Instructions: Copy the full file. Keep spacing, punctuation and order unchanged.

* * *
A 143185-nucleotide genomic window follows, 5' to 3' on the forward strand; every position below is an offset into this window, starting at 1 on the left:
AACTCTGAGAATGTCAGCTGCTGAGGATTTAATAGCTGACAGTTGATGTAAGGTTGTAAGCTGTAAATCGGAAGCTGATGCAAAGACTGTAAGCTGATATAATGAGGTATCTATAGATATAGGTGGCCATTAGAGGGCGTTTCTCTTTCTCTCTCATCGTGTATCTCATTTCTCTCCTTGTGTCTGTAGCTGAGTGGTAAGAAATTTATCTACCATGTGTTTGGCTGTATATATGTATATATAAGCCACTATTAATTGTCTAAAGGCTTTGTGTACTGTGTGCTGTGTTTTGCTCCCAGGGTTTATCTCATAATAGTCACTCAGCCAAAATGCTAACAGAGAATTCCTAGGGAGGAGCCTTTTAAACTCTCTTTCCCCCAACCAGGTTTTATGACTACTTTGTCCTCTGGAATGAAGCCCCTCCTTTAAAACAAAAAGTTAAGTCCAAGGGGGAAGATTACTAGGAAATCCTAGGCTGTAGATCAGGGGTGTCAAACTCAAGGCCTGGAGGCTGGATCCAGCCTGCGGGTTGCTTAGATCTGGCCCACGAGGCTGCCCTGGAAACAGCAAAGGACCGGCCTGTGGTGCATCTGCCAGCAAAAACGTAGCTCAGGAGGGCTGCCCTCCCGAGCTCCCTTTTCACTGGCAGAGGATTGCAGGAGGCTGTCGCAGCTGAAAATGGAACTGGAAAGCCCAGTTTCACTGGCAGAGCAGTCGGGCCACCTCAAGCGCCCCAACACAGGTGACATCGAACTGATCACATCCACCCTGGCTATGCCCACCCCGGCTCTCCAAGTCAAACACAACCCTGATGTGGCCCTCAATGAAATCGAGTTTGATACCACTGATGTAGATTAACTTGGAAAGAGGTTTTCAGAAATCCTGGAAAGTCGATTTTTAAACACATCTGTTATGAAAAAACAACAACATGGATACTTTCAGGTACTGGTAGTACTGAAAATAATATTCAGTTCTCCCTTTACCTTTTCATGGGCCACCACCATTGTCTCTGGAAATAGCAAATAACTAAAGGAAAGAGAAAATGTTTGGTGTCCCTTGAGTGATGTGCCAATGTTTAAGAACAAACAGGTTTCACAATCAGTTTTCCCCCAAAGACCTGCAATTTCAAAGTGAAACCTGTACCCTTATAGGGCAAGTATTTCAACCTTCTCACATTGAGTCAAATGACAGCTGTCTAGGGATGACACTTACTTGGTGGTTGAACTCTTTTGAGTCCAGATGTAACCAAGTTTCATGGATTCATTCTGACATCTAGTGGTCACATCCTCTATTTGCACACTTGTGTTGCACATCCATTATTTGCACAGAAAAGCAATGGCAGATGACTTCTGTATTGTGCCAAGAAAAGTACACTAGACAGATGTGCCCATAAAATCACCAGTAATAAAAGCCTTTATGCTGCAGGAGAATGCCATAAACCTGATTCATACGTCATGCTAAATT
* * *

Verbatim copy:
A 143185-nucleotide genomic window follows, 5' to 3' on the forward strand; every position below is an offset into this window, starting at 1 on the left:
AACTCTGAGAATGTCAGCTGCTGAGGATTTAATAGCTGACAGTTGATGTAAGGTTGTAAGCTGTAAATCGGAAGCTGATGCAAAGACTGTAAGCTGATATAATGAGGTATCTATAGATATAGGTGGCCATTAGAGGGCGTTTCTCTTTCTCTCTCATCGTGTATCTCATTTCTCTCCTTGTGTCTGTAGCTGAGTGGTAAGAAATTTATCTACCATGTGTTTGGCTGTATATATGTATATATAAGCCACTATTAATTGTCTAAAGGCTTTGTGTACTGTGTGCTGTGTTTTGCTCCCAGGGTTTATCTCATAATAGTCACTCAGCCAAAATGCTAACAGAGAATTCCTAGGGAGGAGCCTTTTAAACTCTCTTTCCCCCAACCAGGTTTTATGACTACTTTGTCCTCTGGAATGAAGCCCCTCCTTTAAAACAAAAAGTTAAGTCCAAGGGGGAAGATTACTAGGAAATCCTAGGCTGTAGATCAGGGGTGTCAAACTCAAGGCCTGGAGGCTGGATCCAGCCTGCGGGTTGCTTAGATCTGGCCCACGAGGCTGCCCTGGAAACAGCAAAGGACCGGCCTGTGGTGCATCTGCCAGCAAAAACGTAGCTCAGGAGGGCTGCCCTCCCGAGCTCCCTTTTCACTGGCAGAGGATTGCAGGAGGCTGTCGCAGCTGAAAATGGAACTGGAAAGCCCAGTTTCACTGGCAGAGCAGTCGGGCCACCTCAAGCGCCCCAACACAGGTGACATCGAACTGATCACATCCACCCTGGCTATGCCCACCCCGGCTCTCCAAGTCAAACACAACCCTGATGTGGCCCTCAATGAAATCGAGTTTGATACCACTGATGTAGATTAACTTGGAAAGAGGTTTTCAGAAATCCTGGAAAGTCGATTTTTAAACACATCTGTTATGAAAAAACAACAACATGGATACTTTCAGGTACTGGTAGTACTGAAAATAATATTCAGTTCTCCCTTTACCTTTTCATGGGCCACCACCATTGTCTCTGGAAATAGCAAATAACTAAAGGAAAGAGAAAATGTTTGGTGTCCCTTGAGTGATGTGCCAATGTTTAAGAACAAACAGGTTTCACAATCAGTTTTCCCCCAAAGACCTGCAATTTCAAAGTGAAACCTGTACCCTTATAGGGCAAGTATTTCAACCTTCTCACATTGAGTCAAATGACAGCTGTCTAGGGATGACACTTACTTGGTGGTTGAACTCTTTTGAGTCCAGATGTAACCAAGTTTCATGGATTCATTCTGACATCTAGTGGTCACATCCTCTATTTGCACACTTGTGTTGCACATCCATTATTTGCACAGAAAAGCAATGGCAGATGACTTCTGTATTGTGCCAAGAAAAGTACACTAGACAGATGTGCCCATAAAATCACCAGTAATAAAAGCCTTTATGCTGCAGGAGAATGCCATAAACCTGATTCATACGTCATGCTAAATT